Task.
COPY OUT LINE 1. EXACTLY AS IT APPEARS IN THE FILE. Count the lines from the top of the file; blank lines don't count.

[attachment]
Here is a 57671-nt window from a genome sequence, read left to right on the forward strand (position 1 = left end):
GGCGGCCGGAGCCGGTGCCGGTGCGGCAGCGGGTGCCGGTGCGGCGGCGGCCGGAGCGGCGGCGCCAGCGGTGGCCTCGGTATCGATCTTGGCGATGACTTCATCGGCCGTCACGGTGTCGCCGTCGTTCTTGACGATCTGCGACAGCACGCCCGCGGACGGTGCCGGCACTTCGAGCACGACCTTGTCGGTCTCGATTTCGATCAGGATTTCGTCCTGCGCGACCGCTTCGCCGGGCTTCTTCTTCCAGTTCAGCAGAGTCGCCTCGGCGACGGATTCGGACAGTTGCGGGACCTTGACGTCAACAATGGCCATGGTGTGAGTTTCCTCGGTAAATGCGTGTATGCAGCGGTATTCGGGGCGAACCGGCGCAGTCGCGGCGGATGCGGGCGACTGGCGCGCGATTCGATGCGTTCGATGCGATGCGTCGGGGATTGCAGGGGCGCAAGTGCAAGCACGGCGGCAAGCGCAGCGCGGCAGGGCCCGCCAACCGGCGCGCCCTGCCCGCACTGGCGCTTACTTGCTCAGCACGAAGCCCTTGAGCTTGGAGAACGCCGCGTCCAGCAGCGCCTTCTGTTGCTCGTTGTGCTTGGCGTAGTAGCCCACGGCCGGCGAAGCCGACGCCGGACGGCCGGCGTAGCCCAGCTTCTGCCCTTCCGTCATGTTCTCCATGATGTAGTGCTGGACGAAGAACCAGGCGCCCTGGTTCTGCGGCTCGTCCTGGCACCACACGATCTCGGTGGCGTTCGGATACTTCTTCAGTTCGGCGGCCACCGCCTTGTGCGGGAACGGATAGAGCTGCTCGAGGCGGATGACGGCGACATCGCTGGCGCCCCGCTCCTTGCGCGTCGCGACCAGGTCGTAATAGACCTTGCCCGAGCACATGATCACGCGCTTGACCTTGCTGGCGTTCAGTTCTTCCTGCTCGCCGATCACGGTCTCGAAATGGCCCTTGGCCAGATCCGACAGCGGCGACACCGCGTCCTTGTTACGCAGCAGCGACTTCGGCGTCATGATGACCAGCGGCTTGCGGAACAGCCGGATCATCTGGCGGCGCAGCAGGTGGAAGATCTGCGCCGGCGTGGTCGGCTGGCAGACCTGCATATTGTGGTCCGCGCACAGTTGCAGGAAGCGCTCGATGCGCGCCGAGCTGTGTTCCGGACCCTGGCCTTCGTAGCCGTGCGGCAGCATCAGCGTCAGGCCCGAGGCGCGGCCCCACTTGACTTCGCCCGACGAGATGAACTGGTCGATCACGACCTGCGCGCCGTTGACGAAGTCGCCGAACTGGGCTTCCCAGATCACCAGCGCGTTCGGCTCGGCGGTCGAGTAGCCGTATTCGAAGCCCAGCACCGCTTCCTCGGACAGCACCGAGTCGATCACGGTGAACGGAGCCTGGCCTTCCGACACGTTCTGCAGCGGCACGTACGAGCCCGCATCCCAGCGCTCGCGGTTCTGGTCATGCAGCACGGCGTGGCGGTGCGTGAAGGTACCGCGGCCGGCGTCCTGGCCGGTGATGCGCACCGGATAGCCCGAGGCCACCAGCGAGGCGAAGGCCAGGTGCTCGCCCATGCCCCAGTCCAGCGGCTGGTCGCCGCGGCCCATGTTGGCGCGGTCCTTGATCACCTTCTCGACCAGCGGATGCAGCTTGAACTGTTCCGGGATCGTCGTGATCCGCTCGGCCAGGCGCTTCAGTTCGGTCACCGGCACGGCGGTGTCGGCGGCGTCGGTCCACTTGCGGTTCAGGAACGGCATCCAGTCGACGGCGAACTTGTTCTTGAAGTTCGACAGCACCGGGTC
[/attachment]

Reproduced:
Here is a 57671-nt window from a genome sequence, read left to right on the forward strand (position 1 = left end):